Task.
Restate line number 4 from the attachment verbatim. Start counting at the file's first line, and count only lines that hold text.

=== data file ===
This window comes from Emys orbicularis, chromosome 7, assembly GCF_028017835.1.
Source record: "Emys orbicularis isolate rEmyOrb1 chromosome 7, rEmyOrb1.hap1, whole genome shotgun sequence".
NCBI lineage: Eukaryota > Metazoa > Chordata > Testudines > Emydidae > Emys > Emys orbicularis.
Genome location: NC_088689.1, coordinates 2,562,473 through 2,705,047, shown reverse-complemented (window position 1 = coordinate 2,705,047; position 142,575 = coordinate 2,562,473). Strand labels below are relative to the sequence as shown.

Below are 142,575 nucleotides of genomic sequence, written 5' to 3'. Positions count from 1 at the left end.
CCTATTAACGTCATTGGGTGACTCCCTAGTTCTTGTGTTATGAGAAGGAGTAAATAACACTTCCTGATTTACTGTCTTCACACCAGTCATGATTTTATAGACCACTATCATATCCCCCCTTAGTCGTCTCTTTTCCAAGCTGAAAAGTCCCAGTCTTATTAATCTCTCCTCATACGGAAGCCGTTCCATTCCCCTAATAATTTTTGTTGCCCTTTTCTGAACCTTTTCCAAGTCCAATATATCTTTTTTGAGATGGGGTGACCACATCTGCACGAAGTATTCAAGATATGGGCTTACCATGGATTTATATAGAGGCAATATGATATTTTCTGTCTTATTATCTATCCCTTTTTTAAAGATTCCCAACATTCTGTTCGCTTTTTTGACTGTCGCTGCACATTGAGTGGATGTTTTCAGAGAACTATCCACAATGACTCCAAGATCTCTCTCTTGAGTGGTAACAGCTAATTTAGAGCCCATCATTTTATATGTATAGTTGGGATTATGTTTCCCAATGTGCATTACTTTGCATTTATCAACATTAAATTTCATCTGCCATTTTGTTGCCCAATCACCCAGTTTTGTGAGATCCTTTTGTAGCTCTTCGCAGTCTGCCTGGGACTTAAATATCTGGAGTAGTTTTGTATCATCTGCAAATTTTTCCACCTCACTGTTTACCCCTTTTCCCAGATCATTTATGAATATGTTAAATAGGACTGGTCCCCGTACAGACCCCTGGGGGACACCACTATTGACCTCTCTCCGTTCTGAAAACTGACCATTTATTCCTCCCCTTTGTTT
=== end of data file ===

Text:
Genome location: NC_088689.1, coordinates 2,562,473 through 2,705,047, shown reverse-complemented (window position 1 = coordinate 2,705,047; position 142,575 = coordinate 2,562,473). Strand labels below are relative to the sequence as shown.